Newton Public Schools – BSEA # 14-08637
COMMONWEALTH OF MASSACHUSETTS
DIVISION OF ADMINISTRATIVE LAW APPEALS
BUREAU OF SPECIAL EDUCATION APPEALS
In re : Student v. Newton Public Schools
BSEA # 14-08637
RULING ON NEWTON PUBLIC SCHOOLS’ MOTION FOR PARTIAL DISMISSAL
The Hearing Request in this matter was filed with the Bureau of Special Education Appeals (BSEA) on May 15, 1014. On June 16, 2014, Newton Public Schools (NPS) filed a Motion for Partial Dismissal. Generally, “[a]ny party may file written objections to the allowance of the motion and may request a hearing on the motion within seven (7) calendar days after a written motion is filed . . . unless the Hearing Officer determines that a shorter or longer time is warranted.”1 In this case, the Hearing Officer granted three extensions, and ultimately Student, through her Parent, filed an Opposition on July 24, 2014.2 For the reasons below, NPS’s Motion is ALLOWED IN PART, and DENIED IN PART.
The following facts are assumed to be true for purposes of this Ruling only.
1. Student recently completed fifth grade at the Memorial Spaulding School, a public school in Newton, Massachusetts. She was initially found ineligible for special education services in May 2012.
2. On July 6, 2012, Parent filed a hearing request with the BSEA in which she disputed NPS’s determination that Student was ineligible for special education services.3 She also alleged numerous procedural violations, including that NPS had failed to timely respond to her request for an independent educational evaluation (IEE). The hearing on the matter was postponed for good cause at the request of the parties.
3. In September 2012, Student was placed on a Section 504 Accommodation Plan.
4. On November 5, 2012, Parent filed a status report in the case then pending before the BSEA in which she limited her request for relief to an order for public funding of the IEE that she had obtained previously, at a cost above the state-approved rate. After a hearing, the Hearing Officer issued the decision in BSEA #1300077 on February 6, 2013. It included the following findings of fact:
“ At the conclusion of the [TEAM] meeting [on May 15, 2012], Parent stated that she wanted an independent evaluation of Student. On the Special Education Eligibility/Initial and Reevaluation Determination form, also completed at the conclusion of the Team meeting, Parent indicated that she disagreed with the Schools evaluations.”4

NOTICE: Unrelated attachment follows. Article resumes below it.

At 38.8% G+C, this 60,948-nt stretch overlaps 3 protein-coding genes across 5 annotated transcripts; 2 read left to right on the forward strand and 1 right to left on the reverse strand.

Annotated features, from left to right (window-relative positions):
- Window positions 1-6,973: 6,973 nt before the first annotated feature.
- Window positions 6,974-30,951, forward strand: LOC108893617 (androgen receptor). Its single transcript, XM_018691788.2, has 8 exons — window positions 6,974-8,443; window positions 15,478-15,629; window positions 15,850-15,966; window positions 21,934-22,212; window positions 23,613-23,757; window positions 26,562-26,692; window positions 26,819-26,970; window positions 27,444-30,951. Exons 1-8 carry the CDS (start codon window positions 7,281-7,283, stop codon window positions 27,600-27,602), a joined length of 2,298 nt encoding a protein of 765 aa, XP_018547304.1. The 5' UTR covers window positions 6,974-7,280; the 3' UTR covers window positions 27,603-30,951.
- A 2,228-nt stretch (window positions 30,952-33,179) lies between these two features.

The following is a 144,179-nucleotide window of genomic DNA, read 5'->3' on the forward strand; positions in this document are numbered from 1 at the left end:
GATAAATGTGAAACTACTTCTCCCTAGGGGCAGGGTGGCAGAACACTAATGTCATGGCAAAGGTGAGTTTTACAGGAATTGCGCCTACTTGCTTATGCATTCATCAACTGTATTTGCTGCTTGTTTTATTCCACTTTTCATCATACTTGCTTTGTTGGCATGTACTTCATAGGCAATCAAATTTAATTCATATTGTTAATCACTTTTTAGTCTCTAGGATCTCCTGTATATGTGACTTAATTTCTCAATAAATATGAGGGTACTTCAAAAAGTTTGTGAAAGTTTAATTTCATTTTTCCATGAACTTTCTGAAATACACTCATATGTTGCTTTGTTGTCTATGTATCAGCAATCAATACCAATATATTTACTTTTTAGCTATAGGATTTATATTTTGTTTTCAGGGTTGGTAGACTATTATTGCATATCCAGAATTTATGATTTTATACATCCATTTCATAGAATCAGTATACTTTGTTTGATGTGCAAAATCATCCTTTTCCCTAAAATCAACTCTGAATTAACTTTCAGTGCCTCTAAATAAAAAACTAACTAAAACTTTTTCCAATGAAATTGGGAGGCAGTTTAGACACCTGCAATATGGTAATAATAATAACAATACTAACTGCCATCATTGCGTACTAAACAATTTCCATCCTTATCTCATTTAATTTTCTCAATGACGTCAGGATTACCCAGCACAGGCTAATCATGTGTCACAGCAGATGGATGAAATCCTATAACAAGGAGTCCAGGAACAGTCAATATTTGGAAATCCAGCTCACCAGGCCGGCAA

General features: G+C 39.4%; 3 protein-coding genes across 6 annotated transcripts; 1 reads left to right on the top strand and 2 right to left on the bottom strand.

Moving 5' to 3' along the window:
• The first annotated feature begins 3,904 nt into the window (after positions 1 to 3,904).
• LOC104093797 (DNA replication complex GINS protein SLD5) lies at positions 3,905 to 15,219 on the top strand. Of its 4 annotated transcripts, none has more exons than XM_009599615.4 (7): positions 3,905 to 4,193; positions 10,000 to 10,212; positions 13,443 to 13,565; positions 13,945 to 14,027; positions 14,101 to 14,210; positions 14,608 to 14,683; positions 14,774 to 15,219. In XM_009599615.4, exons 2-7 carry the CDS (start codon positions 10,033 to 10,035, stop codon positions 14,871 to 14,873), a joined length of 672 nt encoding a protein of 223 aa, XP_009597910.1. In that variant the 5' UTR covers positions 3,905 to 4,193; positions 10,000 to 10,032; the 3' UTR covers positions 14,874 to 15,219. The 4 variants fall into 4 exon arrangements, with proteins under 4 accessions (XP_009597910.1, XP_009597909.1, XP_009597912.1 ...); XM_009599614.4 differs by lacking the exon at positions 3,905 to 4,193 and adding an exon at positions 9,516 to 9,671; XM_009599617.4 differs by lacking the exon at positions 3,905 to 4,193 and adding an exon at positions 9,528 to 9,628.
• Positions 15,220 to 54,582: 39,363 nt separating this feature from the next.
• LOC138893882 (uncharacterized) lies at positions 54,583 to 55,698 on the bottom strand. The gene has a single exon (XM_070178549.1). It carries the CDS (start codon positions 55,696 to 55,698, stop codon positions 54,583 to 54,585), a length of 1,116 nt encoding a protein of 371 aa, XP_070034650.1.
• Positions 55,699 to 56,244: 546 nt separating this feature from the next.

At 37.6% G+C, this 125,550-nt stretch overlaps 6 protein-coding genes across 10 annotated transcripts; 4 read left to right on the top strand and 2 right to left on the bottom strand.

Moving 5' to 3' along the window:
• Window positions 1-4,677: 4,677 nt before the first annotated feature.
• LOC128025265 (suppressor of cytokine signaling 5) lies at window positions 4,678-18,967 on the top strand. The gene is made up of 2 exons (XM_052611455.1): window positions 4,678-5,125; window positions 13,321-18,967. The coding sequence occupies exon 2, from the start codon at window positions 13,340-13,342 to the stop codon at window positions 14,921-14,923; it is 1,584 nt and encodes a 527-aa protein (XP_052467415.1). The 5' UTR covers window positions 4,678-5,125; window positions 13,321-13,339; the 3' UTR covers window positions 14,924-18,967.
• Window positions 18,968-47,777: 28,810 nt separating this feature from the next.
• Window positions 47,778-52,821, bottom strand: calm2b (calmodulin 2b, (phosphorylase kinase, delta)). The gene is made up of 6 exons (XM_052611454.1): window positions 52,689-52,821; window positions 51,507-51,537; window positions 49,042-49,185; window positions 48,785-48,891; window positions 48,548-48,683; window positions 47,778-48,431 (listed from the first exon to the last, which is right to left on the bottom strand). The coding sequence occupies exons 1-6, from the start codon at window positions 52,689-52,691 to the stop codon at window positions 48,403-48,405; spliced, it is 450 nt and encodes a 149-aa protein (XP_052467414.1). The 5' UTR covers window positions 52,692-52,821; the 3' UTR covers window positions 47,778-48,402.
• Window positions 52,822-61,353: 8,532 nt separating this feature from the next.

“ In a letter to the Team Chair dated May 22, 2012, Parent requested an independent evaluation.”5
On May 29, 2012, in response to Parent’s letter, the school sent Parent an N-1 form proposing an extended evaluation, but “[t]he N-1 form did not mention the Parent’s request for an IEE.”6
After the May, 2012 TEAM meeting, on her own initiative Parent contacted potential evaluators from a list provided by the Student’s pediatrician. “The only individual on the list who was available within the time period sought by the Parent was Brigitte Mercedes, Ph.D., who is a licenced neuropsychologist located in Cambridge, MA. Dr. Mercedes conducted a neuropsychological evaluation of Student on June 8 and 14, 2012. Parent and Dr. Mercedes did not discuss the issue of [Health Care and Finance Policy] rates . . . because Parent was not aware that they existed or were an issue.”7
In her decision, the Hearing Officer determined that NPS had in fact committed significant procedural violations in connection with Parent’s request for an IEE.8 She ordered that NPS take full responsibility for payment of the neuropsychological evaluation Parent had secured.9
5. On or about April 29, 2013, Student was found eligible for special education due to a specific learning disability. She was subsequently placed on an Individualized Education Program (IEP). Parent accepted this IEP, as well as a subsequent IEP issued by the TEAM in September 2013.
6. In February and/or March 2014, NPS convened TEAM meetings to discuss, among other things, Student’s placement for sixth grade. NPS proposed that Student be placed at Oak Hill Middle School.
7. Parent takes the position that this placement is inappropriate and denies student a Free and Appropriate Public Education (FAPE). In her Request for Hearing, she asks that Student be placed out of District, at NPS’s expense; that she receive compensatory damages for denial of special education services from March 2012 to the present time; and that she be reimbursed for an October 2013 neuropsychological examination by Dr. Talamo and the services of Mrs. Bradshaw, who appears to be an educational advocate.